[OPE] Japan's unemployment bombshell...

From: Jurriaan Bendien <adsl675281@telfort.nl>
Date: Sat Aug 29 2009 - 12:04:49 EDT

(As I noted on OPE-L a month ago, there are big changes in the wind now in
Japan's political economy, and this is again confirmed by reports in recent
days. Unemployment has begun to rise steeply in Japan, across the last six
months, and this will affect all the Pacific rim countries as well).

Japanese jobless rate hits record high
By Mure Dickie and Robin Harding in Tokyo and Justine Lau in Hong Kong
Published: FT August 28 2009

Japan's unemployment rate on Friday hit its highest level since records
began in 1960, underscoring the economic problems that could result in a
political earthquake in Sunday's general election.
Widespread dissatisfaction with the Liberal Democratic party and the
sharpest recession in decades have set the stage for what polls say could be
a landslide victory by the decade-old Democratic party. (...) efforts to
rebuild confidence in the LDP's economic competence will have suffered a new
setback from the bleak data released on Friday on the two economic issues of
most concern to the electorate - prices and employment. Seasonally adjusted
unemployment rose to a record 5.7 per cent in July, up from 5.4 per cent in
June, while deflation also tightened its grip on the economy, with core
consumer prices excluding fresh food - the central bank's preferred
measure - down 2.2 per cent on a year earlier.

The change may seem slight to the layman, but consider what this means:

In a separate report the same day, the labor ministry said the ratio of job
offers to job seekers in July fell to an all-time low of 0.42. That means
there were 42 jobs available for every 100 job seekers. (...) Tadayoshi
Ichida, secretary general of the Japanese Communist Party, said the latest
figure invalidates the argument by the government and the ruling bloc that
if big businesses make profits, people's incomes will increase. "We need to
work on reviewing labor laws, including the overhaul of the labor dispatch
law," he said. http://search.japantimes.co.jp/cgi-bin/nb20090829a1.html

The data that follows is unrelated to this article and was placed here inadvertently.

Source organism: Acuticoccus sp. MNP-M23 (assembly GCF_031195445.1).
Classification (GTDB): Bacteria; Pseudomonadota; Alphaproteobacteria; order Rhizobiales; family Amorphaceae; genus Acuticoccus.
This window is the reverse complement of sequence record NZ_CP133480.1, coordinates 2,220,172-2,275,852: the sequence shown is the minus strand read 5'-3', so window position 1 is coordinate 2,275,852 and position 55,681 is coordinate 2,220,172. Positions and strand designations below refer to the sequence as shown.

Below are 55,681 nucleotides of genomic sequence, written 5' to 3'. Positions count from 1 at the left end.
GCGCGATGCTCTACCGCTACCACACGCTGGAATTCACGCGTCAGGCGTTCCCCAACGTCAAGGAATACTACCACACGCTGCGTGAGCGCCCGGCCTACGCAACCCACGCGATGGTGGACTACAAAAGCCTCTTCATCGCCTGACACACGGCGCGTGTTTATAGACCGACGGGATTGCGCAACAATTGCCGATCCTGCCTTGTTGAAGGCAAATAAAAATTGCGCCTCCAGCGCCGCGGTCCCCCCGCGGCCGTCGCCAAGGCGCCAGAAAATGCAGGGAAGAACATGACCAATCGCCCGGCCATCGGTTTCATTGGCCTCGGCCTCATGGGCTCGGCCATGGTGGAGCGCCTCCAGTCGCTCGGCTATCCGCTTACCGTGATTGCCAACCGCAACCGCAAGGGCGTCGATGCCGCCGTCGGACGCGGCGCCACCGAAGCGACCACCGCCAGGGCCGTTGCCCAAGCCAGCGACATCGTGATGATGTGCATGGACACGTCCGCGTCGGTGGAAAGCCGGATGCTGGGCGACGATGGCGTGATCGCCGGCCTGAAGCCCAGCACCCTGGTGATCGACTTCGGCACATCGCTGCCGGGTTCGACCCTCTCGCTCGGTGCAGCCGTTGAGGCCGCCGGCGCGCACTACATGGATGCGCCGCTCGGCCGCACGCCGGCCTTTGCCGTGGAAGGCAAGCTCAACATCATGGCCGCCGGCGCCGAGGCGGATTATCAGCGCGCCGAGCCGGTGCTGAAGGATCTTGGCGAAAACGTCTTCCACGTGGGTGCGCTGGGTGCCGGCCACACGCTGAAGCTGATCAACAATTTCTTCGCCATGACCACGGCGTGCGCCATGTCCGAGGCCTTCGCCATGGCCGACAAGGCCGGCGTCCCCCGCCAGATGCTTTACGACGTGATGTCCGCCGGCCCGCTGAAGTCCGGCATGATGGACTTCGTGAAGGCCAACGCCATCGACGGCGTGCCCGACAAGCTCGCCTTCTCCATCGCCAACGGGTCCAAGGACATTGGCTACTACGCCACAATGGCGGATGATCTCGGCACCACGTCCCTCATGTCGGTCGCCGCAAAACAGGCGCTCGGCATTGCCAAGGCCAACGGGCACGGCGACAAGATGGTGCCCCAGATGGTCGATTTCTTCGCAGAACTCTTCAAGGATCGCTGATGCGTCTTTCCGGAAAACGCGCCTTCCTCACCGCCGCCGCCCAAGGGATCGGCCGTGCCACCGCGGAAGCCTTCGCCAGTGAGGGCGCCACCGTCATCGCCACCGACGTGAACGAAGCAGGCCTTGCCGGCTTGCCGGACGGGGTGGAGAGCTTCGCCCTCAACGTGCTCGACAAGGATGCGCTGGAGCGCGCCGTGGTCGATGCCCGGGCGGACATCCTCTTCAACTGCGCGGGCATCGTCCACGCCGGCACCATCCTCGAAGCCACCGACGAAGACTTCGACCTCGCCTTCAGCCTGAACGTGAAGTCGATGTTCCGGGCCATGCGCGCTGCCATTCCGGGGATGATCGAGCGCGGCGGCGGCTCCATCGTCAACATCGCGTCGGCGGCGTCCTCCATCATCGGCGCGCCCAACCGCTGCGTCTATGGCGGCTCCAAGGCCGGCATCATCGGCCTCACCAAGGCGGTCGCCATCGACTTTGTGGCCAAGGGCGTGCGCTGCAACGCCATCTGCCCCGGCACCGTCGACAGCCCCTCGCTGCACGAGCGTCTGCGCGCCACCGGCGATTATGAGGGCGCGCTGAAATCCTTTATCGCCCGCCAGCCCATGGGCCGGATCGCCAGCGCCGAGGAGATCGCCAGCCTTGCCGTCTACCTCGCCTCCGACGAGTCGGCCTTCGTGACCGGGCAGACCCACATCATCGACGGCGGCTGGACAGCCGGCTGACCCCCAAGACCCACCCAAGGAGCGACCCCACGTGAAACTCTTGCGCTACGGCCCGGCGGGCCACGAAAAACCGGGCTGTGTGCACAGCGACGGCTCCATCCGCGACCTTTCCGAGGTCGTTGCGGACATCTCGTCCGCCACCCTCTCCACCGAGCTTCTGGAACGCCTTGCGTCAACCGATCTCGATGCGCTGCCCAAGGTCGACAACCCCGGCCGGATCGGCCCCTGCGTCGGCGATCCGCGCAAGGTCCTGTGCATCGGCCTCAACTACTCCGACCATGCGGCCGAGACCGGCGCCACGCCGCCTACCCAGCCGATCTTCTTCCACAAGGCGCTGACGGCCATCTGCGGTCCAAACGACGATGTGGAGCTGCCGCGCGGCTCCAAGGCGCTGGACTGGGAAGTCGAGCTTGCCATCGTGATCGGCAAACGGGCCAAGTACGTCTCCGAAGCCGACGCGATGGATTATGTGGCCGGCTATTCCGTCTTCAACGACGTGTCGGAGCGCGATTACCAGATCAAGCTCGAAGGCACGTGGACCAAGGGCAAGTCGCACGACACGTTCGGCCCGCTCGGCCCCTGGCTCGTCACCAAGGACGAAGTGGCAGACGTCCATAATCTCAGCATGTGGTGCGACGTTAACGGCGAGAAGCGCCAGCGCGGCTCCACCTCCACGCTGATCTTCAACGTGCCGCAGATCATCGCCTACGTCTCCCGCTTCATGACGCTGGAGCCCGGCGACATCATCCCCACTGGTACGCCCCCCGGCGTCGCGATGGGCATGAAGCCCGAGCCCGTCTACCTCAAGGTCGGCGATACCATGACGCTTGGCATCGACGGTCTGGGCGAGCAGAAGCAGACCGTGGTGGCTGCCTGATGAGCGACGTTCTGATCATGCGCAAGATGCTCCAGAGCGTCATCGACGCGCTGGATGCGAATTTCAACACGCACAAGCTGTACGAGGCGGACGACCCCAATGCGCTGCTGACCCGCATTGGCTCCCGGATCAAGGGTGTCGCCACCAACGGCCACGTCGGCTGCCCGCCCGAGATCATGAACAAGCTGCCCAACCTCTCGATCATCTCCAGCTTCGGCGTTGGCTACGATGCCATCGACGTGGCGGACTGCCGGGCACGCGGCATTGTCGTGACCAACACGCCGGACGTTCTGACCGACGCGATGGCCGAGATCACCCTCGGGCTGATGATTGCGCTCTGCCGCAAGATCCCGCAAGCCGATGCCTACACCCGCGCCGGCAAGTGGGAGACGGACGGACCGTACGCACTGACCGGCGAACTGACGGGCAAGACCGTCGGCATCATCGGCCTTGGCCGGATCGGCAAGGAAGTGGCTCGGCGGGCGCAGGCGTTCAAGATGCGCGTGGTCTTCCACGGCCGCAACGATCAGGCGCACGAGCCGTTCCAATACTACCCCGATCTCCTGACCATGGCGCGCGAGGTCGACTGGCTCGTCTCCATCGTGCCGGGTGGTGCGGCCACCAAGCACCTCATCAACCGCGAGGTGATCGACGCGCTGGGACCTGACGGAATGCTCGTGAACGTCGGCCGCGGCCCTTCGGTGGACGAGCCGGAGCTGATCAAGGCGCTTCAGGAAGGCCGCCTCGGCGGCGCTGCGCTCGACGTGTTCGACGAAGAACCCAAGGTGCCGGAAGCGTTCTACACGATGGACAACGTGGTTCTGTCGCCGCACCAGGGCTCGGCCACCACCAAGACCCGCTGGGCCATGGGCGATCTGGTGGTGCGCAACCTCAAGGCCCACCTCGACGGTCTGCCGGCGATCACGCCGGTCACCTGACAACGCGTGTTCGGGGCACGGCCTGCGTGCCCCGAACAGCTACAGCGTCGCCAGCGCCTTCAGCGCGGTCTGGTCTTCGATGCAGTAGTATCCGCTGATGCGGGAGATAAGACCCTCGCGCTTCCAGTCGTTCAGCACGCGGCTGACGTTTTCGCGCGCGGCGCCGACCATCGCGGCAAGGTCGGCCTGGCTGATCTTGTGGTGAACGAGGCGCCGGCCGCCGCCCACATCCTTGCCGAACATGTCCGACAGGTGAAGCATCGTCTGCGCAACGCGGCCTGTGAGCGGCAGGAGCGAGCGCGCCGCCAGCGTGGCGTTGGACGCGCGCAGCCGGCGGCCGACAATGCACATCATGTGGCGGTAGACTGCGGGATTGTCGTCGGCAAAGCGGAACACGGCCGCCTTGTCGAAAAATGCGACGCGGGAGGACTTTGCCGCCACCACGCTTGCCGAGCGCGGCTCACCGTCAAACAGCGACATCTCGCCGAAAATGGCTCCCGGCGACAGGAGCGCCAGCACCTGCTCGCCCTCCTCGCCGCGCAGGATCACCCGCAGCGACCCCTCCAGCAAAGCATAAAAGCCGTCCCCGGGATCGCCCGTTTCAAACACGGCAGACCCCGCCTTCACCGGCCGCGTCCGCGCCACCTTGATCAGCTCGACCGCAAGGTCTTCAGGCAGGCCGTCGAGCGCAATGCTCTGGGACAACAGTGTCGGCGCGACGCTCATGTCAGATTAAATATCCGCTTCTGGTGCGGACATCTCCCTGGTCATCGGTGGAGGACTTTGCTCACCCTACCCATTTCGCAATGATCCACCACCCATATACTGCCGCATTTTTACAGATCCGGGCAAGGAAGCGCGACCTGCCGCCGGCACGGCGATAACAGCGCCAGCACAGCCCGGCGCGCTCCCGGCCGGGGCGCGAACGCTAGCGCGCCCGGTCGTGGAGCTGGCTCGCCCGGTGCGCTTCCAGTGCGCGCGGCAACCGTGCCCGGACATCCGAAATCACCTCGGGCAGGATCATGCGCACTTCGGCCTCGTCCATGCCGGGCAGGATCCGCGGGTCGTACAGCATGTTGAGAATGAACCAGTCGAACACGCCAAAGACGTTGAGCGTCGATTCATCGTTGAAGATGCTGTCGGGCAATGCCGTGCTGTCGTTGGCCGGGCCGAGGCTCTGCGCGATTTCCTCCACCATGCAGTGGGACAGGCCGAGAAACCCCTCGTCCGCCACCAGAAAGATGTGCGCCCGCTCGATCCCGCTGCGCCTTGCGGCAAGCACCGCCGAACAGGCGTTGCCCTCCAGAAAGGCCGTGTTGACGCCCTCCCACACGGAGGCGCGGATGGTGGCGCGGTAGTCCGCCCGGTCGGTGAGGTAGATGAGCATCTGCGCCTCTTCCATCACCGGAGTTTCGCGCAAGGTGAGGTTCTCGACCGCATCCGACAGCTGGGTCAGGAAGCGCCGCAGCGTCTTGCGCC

The pressure therefore builds up for labour market flexibilization:

Japanese employment practice is traditionally founded on lifetime
employment. The employee usually remains with one company for his/her entire
working life. The employment period is thus not stipulated and the post is
assured until mandatory retirement age, which is usually somewhere between
55 and 60 years. Such a regular employee normally does not have special
skills when he/she enters but tends to be trained within the company by
being rotated between different jobs and departments. However, this
tradition does not meet the needs of all employers and employees. In the
year 2000, the regular staff was 74% of all employees and the number is

Unemployment continues to increase, while labour mobility slows:

Taro Saito, senior economist at NLI Research Institute
[ http://www.nli-research.co.jp/english/index.html ], said the jobless rate
reach the 6-percent mark by the end of the year even though the rate of
increase is expected to slow. (...) The unemployment rate for men rose 0.4
point from June to 6.1 percent, exceeding 6.0 percent for the first time.
For women, the jobless rate increased 0.1 point to 5.1 percent. Japan had
3.59 million unemployed people in July, up by a record 1.03 million from the
same month last year. Of the unemployed, 1.21 million, up 650,000, lost
their jobs based on the decisions of their employers, while 1.1 million
people, an increase of 100,000, left their jobs on their own. The harsh job
situation was particularly tough on young people in July, with the jobless
rate at 9.9 percent for those between 15 and 24 years old. (...) The ratio
of job offers to job seekers, based on information from the government-run
Hello Work job placement centers, had dropped by at least 0.06 point every
month from January to April.

Maybe old loony news, but nevertheless of interest:

A Marxist novel written in 1929 has climbed to the top of Japan's best
seller list, reflecting growing anxiety about job security and widening
income gaps in the world's second-biggest economy. (...) "A Crab-Canning
Boat" tells the tale of a crab boat crew working in harsh conditions under a
sadistic captain. It was written by Takiji Kobayashi, a communist who was
tortured to death by police at the age of 29 in 1933. Most of the novel is
devoted to the crew's struggle to unite and coordinate a strike, and the
story ends with their vow to topple their capitalists masters.
August 15 2008, the day of the 63rd anniversary of the end of World War II
(day of the surrender of Japanese imperialism), was commemorated by a rally
titled " ' Crab-Canning Ship ' -Do we allow the Constitution succumb to
national interest and chauvinistic nationalism?'". 580 participants gathered
to the rally in Nakano, Tokyo. (...) The rally was opened by the address of
a young social welfare worker who articulated the purpose of the rally in
the following words: "Now the whole world has become 'Crab-Canning Ship'. We
all live in a 'Crab-Canning Ship'. But we can change the whole world when we
are united."

For more labour force data see:
Yen reference rates:
(the Yen did not gain ground much after its fall in Q4 2008, and most likely
will go down more).


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